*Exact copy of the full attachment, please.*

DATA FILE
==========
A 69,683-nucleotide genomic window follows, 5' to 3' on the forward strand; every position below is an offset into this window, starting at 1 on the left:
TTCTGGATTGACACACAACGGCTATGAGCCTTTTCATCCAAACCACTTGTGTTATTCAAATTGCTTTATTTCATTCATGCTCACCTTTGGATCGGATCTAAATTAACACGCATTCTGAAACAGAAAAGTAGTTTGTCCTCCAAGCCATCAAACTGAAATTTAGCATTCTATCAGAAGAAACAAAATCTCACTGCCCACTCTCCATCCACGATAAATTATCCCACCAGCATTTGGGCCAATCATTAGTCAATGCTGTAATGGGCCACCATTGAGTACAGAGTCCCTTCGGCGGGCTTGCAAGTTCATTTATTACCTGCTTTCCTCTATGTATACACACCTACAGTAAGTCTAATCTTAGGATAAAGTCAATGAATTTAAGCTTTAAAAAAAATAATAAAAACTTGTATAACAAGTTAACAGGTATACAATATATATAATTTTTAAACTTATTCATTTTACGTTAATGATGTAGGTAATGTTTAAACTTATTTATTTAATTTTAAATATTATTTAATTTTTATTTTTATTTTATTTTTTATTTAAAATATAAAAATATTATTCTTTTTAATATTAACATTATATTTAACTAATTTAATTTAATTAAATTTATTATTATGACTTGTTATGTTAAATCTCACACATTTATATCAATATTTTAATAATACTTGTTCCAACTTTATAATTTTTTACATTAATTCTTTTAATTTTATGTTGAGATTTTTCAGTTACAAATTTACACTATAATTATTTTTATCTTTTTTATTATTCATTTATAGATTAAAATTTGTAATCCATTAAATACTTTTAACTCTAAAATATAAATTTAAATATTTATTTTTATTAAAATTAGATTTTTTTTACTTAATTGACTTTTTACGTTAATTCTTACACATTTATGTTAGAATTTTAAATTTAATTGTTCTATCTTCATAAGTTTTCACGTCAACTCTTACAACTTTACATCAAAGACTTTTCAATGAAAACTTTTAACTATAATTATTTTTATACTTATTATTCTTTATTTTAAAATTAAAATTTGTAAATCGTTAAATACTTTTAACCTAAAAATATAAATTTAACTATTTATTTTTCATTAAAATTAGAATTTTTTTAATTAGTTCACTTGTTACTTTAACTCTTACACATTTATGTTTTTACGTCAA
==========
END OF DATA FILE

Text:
A 69,683-nucleotide genomic window follows, 5' to 3' on the forward strand; every position below is an offset into this window, starting at 1 on the left:
TTCTGGATTGACACACAACGGCTATGAGCCTTTTCATCCAAACCACTTGTGTTATTCAAATTGCTTTATTTCATTCATGCTCACCTTTGGATCGGATCTAAATTAACACGCATTCTGAAACAGAAAAGTAGTTTGTCCTCCAAGCCATCAAACTGAAATTTAGCATTCTATCAGAAGAAACAAAATCTCACTGCCCACTCTCCATCCACGATAAATTATCCCACCAGCATTTGGGCCAATCATTAGTCAATGCTGTAATGGGCCACCATTGAGTACAGAGTCCCTTCGGCGGGCTTGCAAGTTCATTTATTACCTGCTTTCCTCTATGTATACACACCTACAGTAAGTCTAATCTTAGGATAAAGTCAATGAATTTAAGCTTTAAAAAAAATAATAAAAACTTGTATAACAAGTTAACAGGTATACAATATATATAATTTTTAAACTTATTCATTTTACGTTAATGATGTAGGTAATGTTTAAACTTATTTATTTAATTTTAAATATTATTTAATTTTTATTTTTATTTTATTTTTTATTTAAAATATAAAAATATTATTCTTTTTAATATTAACATTATATTTAACTAATTTAATTTAATTAAATTTATTATTATGACTTGTTATGTTAAATCTCACACATTTATATCAATATTTTAATAATACTTGTTCCAACTTTATAATTTTTTACATTAATTCTTTTAATTTTATGTTGAGATTTTTCAGTTACAAATTTACACTATAATTATTTTTATCTTTTTTATTATTCATTTATAGATTAAAATTTGTAATCCATTAAATACTTTTAACTCTAAAATATAAATTTAAATATTTATTTTTATTAAAATTAGATTTTTTTTACTTAATTGACTTTTTACGTTAATTCTTACACATTTATGTTAGAATTTTAAATTTAATTGTTCTATCTTCATAAGTTTTCACGTCAACTCTTACAACTTTACATCAAAGACTTTTCAATGAAAACTTTTAACTATAATTATTTTTATACTTATTATTCTTTATTTTAAAATTAAAATTTGTAAATCGTTAAATACTTTTAACCTAAAAATATAAATTTAACTATTTATTTTTCATTAAAATTAGAATTTTTTTAATTAGTTCACTTGTTACTTTAACTCTTACACATTTATGTTTTTACGTCAA